Why does eπi + 1 = 0?
This page is just a collection of a couple of answers on the LiveJournal Mathematics Community in a thread about eπi + 1 = 0. Soon, I will whip them into a more coherent form.
In collegiate calculus, you probably learned about something called Taylor series. You can use Taylor series to make polynomial approximations of infinitely-differentiable functions. If you take the Taylor series out infinitely, you actually have the function. The general form for a Taylor series is this:
where the sum goes from n=0 to n=infinity and f(n)(x0) means the n-th derivative of f(x) evaluated at x0. So, as long as there is some x0 at which we know infinitely many derivatives of f(x), we're set.
Also, note that f(0)(x) is just f(x). And, also note that 0! is defined to be one.
Fortunately, we know all of the derivatives of ex, sin x, and cos x.
All of the derivatives of ex are equal to ex. And, e0 = 1. So, one convenient Taylor series expansion of ex is:
The derivatives of sin x are a bit more tricky.
And, from there the pattern repeats... f(k+4)(x) = f(k).
Since sin 0 = 0 and cos 0 = 1, we can then make a Taylor series for sin x:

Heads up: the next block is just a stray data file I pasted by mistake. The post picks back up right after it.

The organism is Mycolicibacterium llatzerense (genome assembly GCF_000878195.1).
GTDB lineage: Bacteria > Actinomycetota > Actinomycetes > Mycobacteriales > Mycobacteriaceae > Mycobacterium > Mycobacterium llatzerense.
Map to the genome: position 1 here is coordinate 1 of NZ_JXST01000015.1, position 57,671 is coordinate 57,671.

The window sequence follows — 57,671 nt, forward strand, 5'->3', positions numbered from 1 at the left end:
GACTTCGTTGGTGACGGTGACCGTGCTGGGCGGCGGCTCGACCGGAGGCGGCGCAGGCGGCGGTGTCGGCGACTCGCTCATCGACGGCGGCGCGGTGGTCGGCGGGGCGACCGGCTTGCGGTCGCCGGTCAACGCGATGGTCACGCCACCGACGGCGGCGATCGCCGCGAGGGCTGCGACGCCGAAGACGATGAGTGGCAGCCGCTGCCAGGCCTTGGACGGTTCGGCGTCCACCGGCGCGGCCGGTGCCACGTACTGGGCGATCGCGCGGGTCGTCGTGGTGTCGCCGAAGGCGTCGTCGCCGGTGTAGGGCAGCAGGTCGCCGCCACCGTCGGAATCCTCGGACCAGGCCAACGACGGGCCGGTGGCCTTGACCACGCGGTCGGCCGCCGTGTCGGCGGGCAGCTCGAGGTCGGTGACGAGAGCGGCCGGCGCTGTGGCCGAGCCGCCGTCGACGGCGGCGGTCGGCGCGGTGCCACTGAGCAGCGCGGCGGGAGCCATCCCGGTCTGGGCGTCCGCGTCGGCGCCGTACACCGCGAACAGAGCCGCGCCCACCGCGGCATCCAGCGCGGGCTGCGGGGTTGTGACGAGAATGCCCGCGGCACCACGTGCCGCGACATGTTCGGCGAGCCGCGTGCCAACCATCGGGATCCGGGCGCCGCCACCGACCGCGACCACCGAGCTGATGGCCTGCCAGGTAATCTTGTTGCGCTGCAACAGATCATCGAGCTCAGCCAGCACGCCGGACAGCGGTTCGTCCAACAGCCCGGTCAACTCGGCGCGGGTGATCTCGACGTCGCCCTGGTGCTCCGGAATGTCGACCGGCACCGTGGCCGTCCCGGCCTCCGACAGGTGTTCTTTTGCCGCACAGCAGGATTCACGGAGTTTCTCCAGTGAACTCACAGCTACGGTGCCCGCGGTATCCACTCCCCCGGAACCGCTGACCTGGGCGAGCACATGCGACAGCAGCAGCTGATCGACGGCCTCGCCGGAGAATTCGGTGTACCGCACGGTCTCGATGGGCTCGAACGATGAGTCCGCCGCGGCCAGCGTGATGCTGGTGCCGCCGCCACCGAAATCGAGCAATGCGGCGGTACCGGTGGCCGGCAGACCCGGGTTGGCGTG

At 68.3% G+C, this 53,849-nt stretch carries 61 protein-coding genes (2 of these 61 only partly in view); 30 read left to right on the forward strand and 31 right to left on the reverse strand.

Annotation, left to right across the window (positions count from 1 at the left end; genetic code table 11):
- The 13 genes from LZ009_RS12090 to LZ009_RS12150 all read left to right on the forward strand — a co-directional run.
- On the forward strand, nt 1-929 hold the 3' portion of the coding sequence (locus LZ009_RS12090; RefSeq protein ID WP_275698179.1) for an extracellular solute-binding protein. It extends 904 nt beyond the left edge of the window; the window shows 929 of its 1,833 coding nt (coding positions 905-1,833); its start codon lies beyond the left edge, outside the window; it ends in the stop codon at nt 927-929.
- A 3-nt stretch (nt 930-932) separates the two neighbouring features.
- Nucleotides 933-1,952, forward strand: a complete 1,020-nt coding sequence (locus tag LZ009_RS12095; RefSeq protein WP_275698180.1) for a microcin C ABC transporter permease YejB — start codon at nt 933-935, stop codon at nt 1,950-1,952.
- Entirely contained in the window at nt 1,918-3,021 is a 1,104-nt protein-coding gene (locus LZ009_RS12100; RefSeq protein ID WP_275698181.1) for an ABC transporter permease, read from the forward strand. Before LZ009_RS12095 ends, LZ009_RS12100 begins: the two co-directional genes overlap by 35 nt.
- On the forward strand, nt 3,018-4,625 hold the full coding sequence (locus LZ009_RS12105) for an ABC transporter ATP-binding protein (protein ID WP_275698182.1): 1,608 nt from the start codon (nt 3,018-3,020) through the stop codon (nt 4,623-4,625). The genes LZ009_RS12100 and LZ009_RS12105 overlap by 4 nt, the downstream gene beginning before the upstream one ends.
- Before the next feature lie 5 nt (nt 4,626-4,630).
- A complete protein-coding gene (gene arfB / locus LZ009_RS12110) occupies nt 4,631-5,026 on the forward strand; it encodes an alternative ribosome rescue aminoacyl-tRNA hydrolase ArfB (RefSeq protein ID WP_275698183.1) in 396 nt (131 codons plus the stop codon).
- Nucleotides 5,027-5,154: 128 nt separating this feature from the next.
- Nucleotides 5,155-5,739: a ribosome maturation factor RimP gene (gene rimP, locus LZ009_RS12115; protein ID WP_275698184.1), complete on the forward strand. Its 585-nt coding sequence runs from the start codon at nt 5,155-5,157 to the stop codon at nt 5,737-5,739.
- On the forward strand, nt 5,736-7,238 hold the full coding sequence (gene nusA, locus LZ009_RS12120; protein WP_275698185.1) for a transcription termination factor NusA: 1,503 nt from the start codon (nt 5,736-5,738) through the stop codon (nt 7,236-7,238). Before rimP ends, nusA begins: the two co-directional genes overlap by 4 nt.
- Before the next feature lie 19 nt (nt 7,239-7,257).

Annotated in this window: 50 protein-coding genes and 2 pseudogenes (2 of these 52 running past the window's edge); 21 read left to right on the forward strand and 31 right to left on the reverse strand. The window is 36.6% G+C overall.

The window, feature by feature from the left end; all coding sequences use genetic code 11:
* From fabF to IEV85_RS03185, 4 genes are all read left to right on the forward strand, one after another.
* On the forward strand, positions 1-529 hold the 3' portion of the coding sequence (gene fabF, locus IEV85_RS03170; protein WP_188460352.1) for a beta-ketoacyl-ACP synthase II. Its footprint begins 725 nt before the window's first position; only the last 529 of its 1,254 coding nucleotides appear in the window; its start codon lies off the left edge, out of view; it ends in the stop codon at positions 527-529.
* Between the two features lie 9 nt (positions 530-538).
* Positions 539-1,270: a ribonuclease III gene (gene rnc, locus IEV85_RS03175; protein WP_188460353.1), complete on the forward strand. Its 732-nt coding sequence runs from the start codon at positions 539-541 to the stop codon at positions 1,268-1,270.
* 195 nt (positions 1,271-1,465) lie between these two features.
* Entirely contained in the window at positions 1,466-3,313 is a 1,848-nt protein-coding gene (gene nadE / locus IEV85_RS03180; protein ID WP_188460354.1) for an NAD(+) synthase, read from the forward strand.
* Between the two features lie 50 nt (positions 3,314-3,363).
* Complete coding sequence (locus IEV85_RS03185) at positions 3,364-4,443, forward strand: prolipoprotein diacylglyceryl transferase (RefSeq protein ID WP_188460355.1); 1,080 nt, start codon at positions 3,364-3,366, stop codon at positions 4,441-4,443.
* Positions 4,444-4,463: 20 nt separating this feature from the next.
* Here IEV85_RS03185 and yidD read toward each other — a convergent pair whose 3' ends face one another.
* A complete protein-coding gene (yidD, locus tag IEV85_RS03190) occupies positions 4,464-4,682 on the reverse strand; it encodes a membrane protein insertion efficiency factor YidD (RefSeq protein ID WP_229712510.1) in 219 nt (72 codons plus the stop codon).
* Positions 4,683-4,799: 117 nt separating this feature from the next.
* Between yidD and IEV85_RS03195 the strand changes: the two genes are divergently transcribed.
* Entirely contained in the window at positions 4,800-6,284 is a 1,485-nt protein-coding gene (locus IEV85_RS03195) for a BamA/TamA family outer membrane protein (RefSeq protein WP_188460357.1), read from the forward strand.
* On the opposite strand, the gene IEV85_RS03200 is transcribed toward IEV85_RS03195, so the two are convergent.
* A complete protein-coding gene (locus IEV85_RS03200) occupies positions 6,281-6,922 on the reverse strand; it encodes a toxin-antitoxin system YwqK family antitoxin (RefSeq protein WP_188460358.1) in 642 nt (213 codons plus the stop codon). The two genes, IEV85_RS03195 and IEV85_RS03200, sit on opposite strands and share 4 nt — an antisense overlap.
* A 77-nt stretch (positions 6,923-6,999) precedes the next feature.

And, in a similar manner, we can make a Taylor series for cos x:
You can try taking these sums out a few places to verify to yourself that they really work for real numbers.
Now, comes the fun part. What happens when you put in a complex number into these polynomials instead? The relevant interesting thing happens when you put ix into the series expansion for eix. The powers of i repeat every fourth power, just like the derivatives of sin and cos repeated every fourth time.
So, when we plug ix into the expansion for ex, we get:
And, you can collect all the terms that contain an i to get:
And that is just a series representation of cos x + i sin x.
Another sort of way to go about it:
That would have to go something like this, right:
and since f(0) must be one, then A must be one. But, I'm uncomfortable with the absolute value signs there.